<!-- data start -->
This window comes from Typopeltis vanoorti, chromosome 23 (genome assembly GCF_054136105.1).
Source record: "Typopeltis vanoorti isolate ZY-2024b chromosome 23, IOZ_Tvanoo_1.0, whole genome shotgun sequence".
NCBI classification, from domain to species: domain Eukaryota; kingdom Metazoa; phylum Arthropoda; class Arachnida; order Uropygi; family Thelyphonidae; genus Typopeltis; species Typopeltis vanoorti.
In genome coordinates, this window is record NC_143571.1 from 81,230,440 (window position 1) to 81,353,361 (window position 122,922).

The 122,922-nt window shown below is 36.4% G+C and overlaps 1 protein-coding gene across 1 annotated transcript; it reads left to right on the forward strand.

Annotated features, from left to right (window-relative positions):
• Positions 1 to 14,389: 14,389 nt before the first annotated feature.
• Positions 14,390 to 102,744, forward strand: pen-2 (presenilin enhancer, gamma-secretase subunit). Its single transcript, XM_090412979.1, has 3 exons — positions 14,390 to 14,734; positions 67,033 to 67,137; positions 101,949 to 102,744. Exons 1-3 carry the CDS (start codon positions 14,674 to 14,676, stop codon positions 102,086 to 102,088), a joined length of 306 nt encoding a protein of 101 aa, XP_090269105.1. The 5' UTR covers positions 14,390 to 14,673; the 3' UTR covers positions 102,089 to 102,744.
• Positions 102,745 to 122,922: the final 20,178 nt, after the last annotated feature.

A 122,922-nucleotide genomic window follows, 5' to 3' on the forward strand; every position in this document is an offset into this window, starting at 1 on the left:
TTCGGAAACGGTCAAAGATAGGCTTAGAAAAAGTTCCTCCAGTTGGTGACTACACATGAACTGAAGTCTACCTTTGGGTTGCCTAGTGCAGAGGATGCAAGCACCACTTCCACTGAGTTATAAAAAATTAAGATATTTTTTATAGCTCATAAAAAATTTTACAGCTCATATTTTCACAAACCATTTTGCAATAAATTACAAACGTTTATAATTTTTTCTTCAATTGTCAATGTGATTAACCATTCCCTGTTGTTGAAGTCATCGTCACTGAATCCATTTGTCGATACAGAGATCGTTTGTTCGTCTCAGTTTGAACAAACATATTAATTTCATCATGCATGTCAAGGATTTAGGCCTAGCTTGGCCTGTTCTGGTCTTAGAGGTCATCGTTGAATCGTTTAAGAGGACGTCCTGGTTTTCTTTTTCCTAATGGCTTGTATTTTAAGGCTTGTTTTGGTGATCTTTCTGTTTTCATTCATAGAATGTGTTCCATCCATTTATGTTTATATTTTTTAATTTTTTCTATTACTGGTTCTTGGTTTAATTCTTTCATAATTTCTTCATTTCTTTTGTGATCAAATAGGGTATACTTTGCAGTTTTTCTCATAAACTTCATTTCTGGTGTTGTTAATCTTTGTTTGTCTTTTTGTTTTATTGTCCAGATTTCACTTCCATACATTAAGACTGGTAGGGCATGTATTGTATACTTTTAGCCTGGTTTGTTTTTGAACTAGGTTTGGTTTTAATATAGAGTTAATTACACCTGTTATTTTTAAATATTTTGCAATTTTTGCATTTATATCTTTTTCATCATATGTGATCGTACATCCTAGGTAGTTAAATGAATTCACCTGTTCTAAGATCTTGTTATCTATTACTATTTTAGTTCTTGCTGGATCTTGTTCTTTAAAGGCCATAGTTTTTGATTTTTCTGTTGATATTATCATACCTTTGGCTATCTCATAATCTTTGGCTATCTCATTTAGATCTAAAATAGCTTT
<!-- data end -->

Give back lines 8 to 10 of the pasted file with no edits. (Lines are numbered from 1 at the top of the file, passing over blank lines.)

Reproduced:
• Positions 14,390 to 102,744, forward strand: pen-2 (presenilin enhancer, gamma-secretase subunit). Its single transcript, XM_090412979.1, has 3 exons — positions 14,390 to 14,734; positions 67,033 to 67,137; positions 101,949 to 102,744. Exons 1-3 carry the CDS (start codon positions 14,674 to 14,676, stop codon positions 102,086 to 102,088), a joined length of 306 nt encoding a protein of 101 aa, XP_090269105.1. The 5' UTR covers positions 14,390 to 14,673; the 3' UTR covers positions 102,089 to 102,744.
• Positions 102,745 to 122,922: the final 20,178 nt, after the last annotated feature.

A 122,922-nucleotide genomic window follows, 5' to 3' on the forward strand; every position in this document is an offset into this window, starting at 1 on the left: